ChatGPT vs Dialogflow CX

Recently OpenAI released ChatGPT, which is actually a very clever chatbot.

And people started comparing it with existing chatbot platforms like Dialogflow.

I have been working with Dialogflow for over 5 years. I will explain my views on this topic in this chapter.

But given that ChatGPT is very clever, I decided to ask it (after all – why not? 🙂 ) whether we can use ChatGPT as a Dialogflow replacement.

TLDR: That’s actually a pretty good answer.

ChatGPT vs Dialogflow

I created a course recently which takes a specific dataset (the Hacker News FAQ page) and compares GPT API and Dialogflow, and it turned out to be a good way to compare ChatGPT and Dialogflow.

Feature Comparison (Dialogflow is much more powerful for certain tasks):

ChatGPT vs Dialogflow Feature Comparison

Dialogflow is sometimes more accurate than ChatGPT:

Comparing the accuracy of ChatGPT and Dialogflow

The use cases of ChatGPT and Dialogflow are very different:

Extractive Question Answering (GPT) vs Intent-based Question Answering (Dialogflow)

Trying to replicate Dialogflow features using ChatGPT (that is, the GPT API) is not a good idea:

“Writing an OpenAI chatbot is hard! 2 months in and still unsuccessful”


ChatGPT tends to hallucinate.

That’s what this person is talking about.

Which leads to another question – is it a good idea to use ChatGPT without some kind of supervision/verification?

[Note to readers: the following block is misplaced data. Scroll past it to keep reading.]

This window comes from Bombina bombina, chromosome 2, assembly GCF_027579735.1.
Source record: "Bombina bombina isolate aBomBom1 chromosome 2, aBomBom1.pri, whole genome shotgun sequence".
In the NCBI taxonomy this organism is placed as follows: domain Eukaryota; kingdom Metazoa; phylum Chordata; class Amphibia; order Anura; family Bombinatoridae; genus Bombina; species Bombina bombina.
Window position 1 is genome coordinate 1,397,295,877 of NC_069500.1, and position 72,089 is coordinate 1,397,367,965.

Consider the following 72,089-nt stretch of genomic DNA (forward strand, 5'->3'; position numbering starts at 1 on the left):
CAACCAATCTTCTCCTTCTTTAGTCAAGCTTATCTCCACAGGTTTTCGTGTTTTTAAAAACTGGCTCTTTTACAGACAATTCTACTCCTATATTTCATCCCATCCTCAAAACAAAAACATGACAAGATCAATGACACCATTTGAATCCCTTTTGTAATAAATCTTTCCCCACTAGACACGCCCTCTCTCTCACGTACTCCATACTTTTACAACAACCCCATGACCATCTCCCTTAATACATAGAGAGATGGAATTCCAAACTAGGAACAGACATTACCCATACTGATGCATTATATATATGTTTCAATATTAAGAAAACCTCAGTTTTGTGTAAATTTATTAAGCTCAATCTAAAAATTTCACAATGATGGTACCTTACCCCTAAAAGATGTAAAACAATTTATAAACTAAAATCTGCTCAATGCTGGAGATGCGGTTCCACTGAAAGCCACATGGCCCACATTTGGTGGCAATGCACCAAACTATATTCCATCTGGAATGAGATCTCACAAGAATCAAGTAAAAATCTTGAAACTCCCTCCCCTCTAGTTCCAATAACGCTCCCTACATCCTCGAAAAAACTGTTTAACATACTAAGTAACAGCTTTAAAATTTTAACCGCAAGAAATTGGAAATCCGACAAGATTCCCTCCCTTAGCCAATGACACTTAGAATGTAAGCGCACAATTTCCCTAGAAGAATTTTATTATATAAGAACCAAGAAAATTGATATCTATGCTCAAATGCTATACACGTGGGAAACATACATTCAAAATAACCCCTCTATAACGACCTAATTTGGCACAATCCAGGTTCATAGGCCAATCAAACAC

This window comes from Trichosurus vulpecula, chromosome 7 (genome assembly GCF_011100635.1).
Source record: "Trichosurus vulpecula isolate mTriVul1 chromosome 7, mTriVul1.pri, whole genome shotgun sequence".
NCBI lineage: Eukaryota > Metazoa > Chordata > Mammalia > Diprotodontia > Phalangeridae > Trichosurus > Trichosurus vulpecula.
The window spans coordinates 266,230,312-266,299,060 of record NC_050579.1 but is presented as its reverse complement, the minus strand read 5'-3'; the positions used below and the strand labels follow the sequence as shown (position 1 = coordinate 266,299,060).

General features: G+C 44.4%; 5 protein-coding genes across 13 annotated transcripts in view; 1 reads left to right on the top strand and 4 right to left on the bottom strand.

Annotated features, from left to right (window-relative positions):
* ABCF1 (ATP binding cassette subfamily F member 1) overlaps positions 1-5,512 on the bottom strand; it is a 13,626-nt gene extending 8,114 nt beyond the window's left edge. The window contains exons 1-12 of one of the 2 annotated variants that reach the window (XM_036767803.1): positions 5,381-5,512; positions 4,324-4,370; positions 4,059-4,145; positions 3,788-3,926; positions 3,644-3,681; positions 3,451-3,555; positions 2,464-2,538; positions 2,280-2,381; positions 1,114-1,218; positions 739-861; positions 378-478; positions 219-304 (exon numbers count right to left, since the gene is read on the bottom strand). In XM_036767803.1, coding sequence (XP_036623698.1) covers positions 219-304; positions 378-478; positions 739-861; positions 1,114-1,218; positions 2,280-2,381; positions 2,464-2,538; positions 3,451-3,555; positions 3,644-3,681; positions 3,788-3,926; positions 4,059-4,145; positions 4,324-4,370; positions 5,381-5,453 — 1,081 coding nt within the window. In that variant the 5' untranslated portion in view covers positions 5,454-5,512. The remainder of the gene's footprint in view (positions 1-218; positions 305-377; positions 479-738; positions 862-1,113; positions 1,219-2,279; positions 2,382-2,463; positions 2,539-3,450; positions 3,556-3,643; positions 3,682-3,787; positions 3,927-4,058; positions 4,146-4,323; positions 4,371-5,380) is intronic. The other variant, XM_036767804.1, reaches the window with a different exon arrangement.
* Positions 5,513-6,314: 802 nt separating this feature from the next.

Intent Detection

You might be thinking that the goal of an FAQ chatbot is to answer the user’s question. That is partly true.

But the main goal of designing a bot is to be able to first understand what question the user asked so you can perform a suitable action.

Suppose you are building your own version of Google Home.

Using ChatGPT to figure out what the user said is only partially helpful, because you need to know the specific task the user wants to do (e.g. turn on the light) and then actually perform an action based on the user’s intent (for example actually turn on the light).

ChatGPT does not provide a way to get this information. All chatbot frameworks, including Dialogflow CX, provide a set of API methods to get this information.

Entity extraction

This is actually a crucial task that ChatGPT cannot do.

Very often, you not only need to identify the user’s intent, but also extract the relevant parameter values.

ChatGPT does not provide a way to extract entities. Dialogflow not only provides a way to extract entities, it offers a couple of additional benefits:

a) it offers a wildcard entity to capture free form user input

b) it uses the entity provided in the user utterance for its intent detection

Obviously, ChatGPT does not even have the concept of entity extraction, so it cannot really compete with Dialogflow on this front.

State Management

Keeping track of the current state of the conversation is an important part of building a conversational chatbot which is expected to answer follow up questions.

While ChatGPT does keep track of state internally, it does not expose the current state as an API method. Once again, Dialogflow CX already does this, which means it is much easier to design your conversation flow using CX.